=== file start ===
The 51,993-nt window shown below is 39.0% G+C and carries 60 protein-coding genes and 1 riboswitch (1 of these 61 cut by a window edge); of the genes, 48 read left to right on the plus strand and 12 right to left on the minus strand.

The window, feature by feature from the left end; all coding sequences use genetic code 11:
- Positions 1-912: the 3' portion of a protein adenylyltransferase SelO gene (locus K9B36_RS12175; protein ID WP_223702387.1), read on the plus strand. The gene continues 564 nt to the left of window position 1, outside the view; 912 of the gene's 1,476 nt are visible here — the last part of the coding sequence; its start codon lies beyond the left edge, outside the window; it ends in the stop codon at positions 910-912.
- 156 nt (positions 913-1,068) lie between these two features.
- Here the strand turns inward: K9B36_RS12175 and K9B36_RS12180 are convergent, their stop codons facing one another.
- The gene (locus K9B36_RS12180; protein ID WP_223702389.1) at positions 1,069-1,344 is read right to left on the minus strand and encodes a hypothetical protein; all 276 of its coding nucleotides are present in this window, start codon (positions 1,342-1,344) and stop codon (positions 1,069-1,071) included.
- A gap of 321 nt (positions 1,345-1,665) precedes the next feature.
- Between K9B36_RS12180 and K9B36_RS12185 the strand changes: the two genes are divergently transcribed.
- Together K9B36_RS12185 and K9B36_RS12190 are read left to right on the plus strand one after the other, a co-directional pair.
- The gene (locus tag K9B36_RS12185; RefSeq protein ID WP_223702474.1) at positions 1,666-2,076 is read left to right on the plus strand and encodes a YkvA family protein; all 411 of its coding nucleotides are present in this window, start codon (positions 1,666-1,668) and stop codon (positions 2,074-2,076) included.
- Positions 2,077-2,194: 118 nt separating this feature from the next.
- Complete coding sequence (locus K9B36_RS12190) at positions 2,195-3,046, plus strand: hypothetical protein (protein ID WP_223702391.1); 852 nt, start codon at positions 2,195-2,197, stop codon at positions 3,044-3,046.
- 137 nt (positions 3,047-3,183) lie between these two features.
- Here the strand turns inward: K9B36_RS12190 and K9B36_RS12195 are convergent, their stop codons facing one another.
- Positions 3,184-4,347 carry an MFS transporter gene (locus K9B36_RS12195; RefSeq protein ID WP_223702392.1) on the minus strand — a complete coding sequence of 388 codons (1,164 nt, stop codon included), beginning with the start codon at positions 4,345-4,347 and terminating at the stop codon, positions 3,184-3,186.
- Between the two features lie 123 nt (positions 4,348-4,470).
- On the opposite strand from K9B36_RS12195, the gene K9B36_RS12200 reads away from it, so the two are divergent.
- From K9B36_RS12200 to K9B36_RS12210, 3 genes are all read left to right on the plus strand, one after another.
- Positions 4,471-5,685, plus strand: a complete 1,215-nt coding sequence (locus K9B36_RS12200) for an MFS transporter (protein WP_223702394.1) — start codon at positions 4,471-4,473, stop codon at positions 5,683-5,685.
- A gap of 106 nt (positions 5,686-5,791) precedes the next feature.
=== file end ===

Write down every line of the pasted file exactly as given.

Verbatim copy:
The 51,993-nt window shown below is 39.0% G+C and carries 60 protein-coding genes and 1 riboswitch (1 of these 61 cut by a window edge); of the genes, 48 read left to right on the plus strand and 12 right to left on the minus strand.

The window, feature by feature from the left end; all coding sequences use genetic code 11:
- Positions 1-912: the 3' portion of a protein adenylyltransferase SelO gene (locus K9B36_RS12175; protein ID WP_223702387.1), read on the plus strand. The gene continues 564 nt to the left of window position 1, outside the view; 912 of the gene's 1,476 nt are visible here — the last part of the coding sequence; its start codon lies beyond the left edge, outside the window; it ends in the stop codon at positions 910-912.
- 156 nt (positions 913-1,068) lie between these two features.
- Here the strand turns inward: K9B36_RS12175 and K9B36_RS12180 are convergent, their stop codons facing one another.
- The gene (locus K9B36_RS12180; protein ID WP_223702389.1) at positions 1,069-1,344 is read right to left on the minus strand and encodes a hypothetical protein; all 276 of its coding nucleotides are present in this window, start codon (positions 1,342-1,344) and stop codon (positions 1,069-1,071) included.
- A gap of 321 nt (positions 1,345-1,665) precedes the next feature.
- Between K9B36_RS12180 and K9B36_RS12185 the strand changes: the two genes are divergently transcribed.
- Together K9B36_RS12185 and K9B36_RS12190 are read left to right on the plus strand one after the other, a co-directional pair.
- The gene (locus tag K9B36_RS12185; RefSeq protein ID WP_223702474.1) at positions 1,666-2,076 is read left to right on the plus strand and encodes a YkvA family protein; all 411 of its coding nucleotides are present in this window, start codon (positions 1,666-1,668) and stop codon (positions 2,074-2,076) included.
- Positions 2,077-2,194: 118 nt separating this feature from the next.
- Complete coding sequence (locus K9B36_RS12190) at positions 2,195-3,046, plus strand: hypothetical protein (protein ID WP_223702391.1); 852 nt, start codon at positions 2,195-2,197, stop codon at positions 3,044-3,046.
- 137 nt (positions 3,047-3,183) lie between these two features.
- Here the strand turns inward: K9B36_RS12190 and K9B36_RS12195 are convergent, their stop codons facing one another.
- Positions 3,184-4,347 carry an MFS transporter gene (locus K9B36_RS12195; RefSeq protein ID WP_223702392.1) on the minus strand — a complete coding sequence of 388 codons (1,164 nt, stop codon included), beginning with the start codon at positions 4,345-4,347 and terminating at the stop codon, positions 3,184-3,186.
- Between the two features lie 123 nt (positions 4,348-4,470).
- On the opposite strand from K9B36_RS12195, the gene K9B36_RS12200 reads away from it, so the two are divergent.
- From K9B36_RS12200 to K9B36_RS12210, 3 genes are all read left to right on the plus strand, one after another.
- Positions 4,471-5,685, plus strand: a complete 1,215-nt coding sequence (locus K9B36_RS12200) for an MFS transporter (protein WP_223702394.1) — start codon at positions 4,471-4,473, stop codon at positions 5,683-5,685.
- A gap of 106 nt (positions 5,686-5,791) precedes the next feature.